Never Voted With Fair Maps: Q and A with Love Caesar
As the U.S. Supreme Court prepares to hear Common Cause’s historic case challenging partisan gerrymandering in North Carolina (Rucho v. Common Cause), Common Cause’s Kati Phillips sat down with Love Caesar to talk about how gerrymandering and the attacks on voting rights have played out on the campus of the North Carolina Agricultural and Technical State University (NC A&T), the largest historically Black university in the United States. Love is a student at NC A&T and a Democracy Fellow at Common Cause North Carolina, where she organizes her fellow students to advocate on redistricting reform and other public policy issues that are of vital importance to their community and educational institution.
KP: So, can you tell me how you got hooked up with Common Cause NC and became a Democracy Fellow?
LC: When I was in high school, my sister was at NC A&T. She was a fellow with Common Cause, and some of my friends and I went with her to marches in Raleigh to protest HB2, otherwise known as the “Hate Bill.” Next year when I was at NC A&T I applied (as a sophomore). This is my second year now.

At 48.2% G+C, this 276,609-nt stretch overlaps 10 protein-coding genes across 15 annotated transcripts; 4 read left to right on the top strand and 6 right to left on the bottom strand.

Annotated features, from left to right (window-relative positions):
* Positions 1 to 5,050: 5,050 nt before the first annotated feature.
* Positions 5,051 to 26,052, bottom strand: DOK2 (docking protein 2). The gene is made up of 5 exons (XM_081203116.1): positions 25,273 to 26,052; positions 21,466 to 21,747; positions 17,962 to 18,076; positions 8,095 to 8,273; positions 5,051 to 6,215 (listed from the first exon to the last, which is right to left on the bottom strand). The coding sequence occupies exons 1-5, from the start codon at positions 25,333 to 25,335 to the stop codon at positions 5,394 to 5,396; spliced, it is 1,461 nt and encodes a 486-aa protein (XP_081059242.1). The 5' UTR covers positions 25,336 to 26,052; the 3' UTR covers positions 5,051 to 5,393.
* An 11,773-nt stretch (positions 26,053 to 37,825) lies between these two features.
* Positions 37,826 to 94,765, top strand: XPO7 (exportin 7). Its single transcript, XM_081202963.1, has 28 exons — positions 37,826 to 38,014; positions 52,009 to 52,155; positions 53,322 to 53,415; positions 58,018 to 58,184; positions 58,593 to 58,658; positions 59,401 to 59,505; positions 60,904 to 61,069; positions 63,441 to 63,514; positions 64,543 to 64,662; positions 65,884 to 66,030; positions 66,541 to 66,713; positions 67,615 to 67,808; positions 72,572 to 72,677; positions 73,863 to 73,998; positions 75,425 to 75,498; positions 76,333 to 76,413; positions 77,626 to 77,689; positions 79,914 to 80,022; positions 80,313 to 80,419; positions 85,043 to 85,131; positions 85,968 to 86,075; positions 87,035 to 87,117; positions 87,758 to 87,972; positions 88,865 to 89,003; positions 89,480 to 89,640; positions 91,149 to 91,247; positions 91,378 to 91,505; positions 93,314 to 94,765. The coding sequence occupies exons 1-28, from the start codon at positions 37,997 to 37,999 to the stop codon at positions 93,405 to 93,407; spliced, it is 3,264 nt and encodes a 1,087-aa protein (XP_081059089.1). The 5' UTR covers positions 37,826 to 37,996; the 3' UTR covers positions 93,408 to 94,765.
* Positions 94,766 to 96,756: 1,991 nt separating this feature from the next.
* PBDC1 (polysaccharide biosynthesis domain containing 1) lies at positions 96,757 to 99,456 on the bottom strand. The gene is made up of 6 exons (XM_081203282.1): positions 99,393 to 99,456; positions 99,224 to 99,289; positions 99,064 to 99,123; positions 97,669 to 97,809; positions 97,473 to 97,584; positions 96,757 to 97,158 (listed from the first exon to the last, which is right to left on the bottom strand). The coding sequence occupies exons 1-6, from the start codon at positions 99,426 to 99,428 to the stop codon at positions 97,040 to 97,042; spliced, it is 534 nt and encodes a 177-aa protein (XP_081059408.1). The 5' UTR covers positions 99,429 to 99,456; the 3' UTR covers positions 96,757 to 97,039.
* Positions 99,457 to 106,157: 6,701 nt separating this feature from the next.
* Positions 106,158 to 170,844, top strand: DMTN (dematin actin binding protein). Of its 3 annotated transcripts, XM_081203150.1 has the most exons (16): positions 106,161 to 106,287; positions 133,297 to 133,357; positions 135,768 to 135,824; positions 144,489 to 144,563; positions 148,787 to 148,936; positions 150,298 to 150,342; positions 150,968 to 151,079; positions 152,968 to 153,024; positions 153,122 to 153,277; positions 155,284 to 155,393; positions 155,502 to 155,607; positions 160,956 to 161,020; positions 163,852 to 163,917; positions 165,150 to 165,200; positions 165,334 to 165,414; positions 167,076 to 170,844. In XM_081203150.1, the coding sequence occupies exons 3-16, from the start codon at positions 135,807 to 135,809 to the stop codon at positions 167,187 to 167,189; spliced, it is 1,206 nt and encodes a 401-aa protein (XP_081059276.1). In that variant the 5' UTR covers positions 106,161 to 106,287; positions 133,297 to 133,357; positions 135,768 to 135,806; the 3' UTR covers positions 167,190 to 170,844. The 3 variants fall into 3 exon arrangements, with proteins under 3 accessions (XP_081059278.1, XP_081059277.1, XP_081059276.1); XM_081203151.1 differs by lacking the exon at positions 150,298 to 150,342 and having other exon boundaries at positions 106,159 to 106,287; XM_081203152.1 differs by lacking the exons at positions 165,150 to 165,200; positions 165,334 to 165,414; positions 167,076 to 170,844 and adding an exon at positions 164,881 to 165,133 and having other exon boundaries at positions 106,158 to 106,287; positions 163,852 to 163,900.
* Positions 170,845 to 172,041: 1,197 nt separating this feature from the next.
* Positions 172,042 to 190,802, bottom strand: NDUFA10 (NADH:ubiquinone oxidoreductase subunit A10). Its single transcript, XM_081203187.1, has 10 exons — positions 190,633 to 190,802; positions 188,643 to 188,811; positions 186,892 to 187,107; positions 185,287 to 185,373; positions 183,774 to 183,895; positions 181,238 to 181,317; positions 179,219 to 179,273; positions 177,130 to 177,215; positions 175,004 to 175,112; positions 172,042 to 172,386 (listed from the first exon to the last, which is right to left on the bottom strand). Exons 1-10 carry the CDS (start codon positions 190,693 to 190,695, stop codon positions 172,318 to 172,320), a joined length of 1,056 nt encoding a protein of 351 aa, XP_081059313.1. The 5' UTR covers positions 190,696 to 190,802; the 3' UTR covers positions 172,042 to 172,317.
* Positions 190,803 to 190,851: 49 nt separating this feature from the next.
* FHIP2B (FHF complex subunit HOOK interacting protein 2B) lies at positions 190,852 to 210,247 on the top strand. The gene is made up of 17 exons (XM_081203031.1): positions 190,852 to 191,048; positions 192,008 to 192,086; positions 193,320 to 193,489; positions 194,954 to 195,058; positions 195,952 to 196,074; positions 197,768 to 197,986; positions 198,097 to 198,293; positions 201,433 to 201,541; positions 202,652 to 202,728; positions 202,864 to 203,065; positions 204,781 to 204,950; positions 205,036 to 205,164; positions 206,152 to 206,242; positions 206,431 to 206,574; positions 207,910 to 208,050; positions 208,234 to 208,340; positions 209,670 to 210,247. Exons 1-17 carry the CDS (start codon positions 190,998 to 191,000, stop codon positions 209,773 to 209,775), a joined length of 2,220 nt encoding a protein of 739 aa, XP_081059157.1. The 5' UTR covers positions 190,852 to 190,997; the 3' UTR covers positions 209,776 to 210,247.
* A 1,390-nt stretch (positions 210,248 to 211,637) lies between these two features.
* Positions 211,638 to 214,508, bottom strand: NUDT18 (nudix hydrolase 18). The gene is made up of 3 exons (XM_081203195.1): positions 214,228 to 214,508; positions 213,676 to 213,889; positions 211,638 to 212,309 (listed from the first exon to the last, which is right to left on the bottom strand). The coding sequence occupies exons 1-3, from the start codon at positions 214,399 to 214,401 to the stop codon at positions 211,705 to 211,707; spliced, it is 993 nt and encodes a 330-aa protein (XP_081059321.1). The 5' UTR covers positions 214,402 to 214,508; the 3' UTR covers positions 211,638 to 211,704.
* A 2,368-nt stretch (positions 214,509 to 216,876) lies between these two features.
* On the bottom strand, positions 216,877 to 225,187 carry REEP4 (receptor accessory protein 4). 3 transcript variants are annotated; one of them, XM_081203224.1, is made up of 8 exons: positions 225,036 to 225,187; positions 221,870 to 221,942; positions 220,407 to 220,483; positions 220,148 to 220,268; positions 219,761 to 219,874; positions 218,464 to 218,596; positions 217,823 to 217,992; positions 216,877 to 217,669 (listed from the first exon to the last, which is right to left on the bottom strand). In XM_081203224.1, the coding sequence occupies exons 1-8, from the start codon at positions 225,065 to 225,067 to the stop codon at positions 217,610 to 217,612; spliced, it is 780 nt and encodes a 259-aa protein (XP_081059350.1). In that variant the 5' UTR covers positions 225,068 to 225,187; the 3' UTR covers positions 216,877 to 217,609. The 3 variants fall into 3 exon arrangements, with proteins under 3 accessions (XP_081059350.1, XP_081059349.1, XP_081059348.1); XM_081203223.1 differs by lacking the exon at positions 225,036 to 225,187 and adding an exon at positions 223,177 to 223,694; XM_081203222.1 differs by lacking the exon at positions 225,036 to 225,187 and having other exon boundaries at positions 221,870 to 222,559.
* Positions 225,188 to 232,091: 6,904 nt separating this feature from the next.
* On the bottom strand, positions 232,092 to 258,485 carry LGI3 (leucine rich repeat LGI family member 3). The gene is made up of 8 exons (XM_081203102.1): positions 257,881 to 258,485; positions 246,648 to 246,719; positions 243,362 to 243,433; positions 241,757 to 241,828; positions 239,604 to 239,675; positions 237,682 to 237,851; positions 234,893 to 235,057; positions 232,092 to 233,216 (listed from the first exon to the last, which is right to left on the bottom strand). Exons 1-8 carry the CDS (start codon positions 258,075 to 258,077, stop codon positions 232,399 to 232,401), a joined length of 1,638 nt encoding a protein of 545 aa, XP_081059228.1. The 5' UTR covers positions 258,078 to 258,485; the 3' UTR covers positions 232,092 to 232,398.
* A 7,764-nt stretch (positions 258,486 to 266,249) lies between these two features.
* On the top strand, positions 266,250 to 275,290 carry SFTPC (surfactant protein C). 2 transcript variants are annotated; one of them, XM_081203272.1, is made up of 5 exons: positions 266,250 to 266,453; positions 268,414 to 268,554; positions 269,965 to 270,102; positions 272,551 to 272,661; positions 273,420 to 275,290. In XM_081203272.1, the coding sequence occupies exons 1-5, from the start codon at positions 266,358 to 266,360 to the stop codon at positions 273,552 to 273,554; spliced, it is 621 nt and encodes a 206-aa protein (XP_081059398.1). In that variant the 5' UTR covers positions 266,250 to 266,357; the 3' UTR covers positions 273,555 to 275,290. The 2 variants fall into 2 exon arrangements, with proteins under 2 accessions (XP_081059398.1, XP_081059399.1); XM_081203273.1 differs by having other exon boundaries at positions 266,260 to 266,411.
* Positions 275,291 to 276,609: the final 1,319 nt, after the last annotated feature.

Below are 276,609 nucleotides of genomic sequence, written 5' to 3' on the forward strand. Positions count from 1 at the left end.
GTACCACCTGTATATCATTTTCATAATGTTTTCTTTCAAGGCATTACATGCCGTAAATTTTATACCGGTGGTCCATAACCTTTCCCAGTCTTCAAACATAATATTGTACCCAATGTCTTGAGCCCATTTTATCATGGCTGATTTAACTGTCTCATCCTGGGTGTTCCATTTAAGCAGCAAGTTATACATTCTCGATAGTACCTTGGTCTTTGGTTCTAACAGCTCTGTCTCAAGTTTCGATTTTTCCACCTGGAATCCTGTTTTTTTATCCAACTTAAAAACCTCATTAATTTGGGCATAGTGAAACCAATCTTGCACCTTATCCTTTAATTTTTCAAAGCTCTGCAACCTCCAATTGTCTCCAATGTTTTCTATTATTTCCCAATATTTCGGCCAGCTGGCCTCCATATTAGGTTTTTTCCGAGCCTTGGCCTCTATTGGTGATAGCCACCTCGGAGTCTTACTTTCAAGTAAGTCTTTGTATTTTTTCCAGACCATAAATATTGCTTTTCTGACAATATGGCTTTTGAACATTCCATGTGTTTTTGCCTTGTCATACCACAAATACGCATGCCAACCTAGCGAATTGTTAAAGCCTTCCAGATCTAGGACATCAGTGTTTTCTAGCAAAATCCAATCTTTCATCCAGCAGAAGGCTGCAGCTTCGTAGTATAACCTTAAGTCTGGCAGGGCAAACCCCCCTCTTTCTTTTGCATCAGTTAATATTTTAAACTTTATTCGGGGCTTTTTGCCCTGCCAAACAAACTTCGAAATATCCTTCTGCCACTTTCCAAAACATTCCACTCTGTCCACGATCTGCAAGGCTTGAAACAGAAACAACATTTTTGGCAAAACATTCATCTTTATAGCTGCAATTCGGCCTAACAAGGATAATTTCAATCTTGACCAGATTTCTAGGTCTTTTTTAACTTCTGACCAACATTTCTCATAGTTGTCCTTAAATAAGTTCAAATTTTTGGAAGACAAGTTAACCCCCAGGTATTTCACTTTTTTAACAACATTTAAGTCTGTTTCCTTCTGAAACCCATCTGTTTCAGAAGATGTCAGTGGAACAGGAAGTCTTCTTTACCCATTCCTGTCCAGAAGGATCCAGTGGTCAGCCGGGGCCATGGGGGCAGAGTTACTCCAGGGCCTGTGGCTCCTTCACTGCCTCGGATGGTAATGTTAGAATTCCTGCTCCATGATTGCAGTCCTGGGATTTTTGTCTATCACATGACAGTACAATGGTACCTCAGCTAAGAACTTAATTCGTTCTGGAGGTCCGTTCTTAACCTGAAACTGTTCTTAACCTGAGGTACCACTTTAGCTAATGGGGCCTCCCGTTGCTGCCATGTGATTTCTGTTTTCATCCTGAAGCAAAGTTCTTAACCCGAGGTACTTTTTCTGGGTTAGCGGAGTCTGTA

KP: What were you interested in doing as a fellow?
LC: I wanted to try my hand at organizing, especially students on campus. After I graduated it could be broader, and maybe try organizing on the city level.
KP: Great. And what are some of the issues you have been organizing around this year?
LC: I have been organizing a lot on Historically Black Colleges and Universities (HBCU) issues. A couple weeks ago at the “Lobby Day” in Raleigh, we were lobbying for HBCU funding, as well as the gerrymandering going on at A&T campus. Because as you know, the campus is split right down the middle. They divided the campus in two congressional districts, with students on both sides, classrooms on one side and the library on the other. Stuff like that where HBCUs are being exploited and disenfranchised by the the General Assembly in Raleigh. We were talking to them mainly about issues like those, affecting HBCUs.
KP: When you talk about that line, with students on both sides, buildings on both sides, how does that disenfranchise A&T students?
LC: Well if you look at the population of NC A&T, most of the students are African-American, and we’re in both Congressional District 6 and Congressional District 13. Students at NC A&T are largely liberal thinking or Democratic voters. But if you take the student population and divide them into mainly Republican districts, then you have a population in North Carolina that’s being diluted. It’s a cracked population, and each side gets diluted. So when you vote in any election, it’s going to be diluted into a Republican majority.